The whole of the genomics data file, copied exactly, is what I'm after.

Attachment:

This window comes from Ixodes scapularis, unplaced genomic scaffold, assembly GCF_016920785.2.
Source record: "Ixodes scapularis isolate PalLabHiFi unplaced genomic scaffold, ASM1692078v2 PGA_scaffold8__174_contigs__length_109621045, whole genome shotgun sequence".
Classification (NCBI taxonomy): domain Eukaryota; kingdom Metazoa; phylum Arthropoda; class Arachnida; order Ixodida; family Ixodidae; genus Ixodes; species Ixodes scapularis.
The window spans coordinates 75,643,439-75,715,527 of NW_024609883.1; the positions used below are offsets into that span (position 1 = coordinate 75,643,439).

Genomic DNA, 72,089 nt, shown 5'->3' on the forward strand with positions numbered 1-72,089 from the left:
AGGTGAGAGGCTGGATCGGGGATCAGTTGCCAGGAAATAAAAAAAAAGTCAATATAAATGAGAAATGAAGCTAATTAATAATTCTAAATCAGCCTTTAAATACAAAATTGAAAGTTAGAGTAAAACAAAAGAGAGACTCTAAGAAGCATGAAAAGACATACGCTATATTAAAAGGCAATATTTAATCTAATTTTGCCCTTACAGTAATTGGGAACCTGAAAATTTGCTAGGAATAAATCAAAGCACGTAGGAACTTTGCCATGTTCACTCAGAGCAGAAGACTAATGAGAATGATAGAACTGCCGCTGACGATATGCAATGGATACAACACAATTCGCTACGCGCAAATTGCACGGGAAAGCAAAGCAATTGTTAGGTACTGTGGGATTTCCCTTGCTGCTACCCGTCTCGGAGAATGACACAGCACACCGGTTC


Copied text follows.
This window comes from Ixodes scapularis, unplaced genomic scaffold, assembly GCF_016920785.2.
Source record: "Ixodes scapularis isolate PalLabHiFi unplaced genomic scaffold, ASM1692078v2 PGA_scaffold8__174_contigs__length_109621045, whole genome shotgun sequence".
Classification (NCBI taxonomy): domain Eukaryota; kingdom Metazoa; phylum Arthropoda; class Arachnida; order Ixodida; family Ixodidae; genus Ixodes; species Ixodes scapularis.
The window spans coordinates 75,643,439-75,715,527 of NW_024609883.1; the positions used below are offsets into that span (position 1 = coordinate 75,643,439).

Genomic DNA, 72,089 nt, shown 5'->3' on the forward strand with positions numbered 1-72,089 from the left:
AGGTGAGAGGCTGGATCGGGGATCAGTTGCCAGGAAATAAAAAAAAAGTCAATATAAATGAGAAATGAAGCTAATTAATAATTCTAAATCAGCCTTTAAATACAAAATTGAAAGTTAGAGTAAAACAAAAGAGAGACTCTAAGAAGCATGAAAAGACATACGCTATATTAAAAGGCAATATTTAATCTAATTTTGCCCTTACAGTAATTGGGAACCTGAAAATTTGCTAGGAATAAATCAAAGCACGTAGGAACTTTGCCATGTTCACTCAGAGCAGAAGACTAATGAGAATGATAGAACTGCCGCTGACGATATGCAATGGATACAACACAATTCGCTACGCGCAAATTGCACGGGAAAGCAAAGCAATTGTTAGGTACTGTGGGATTTCCCTTGCTGCTACCCGTCTCGGAGAATGACACAGCACACCGGTTC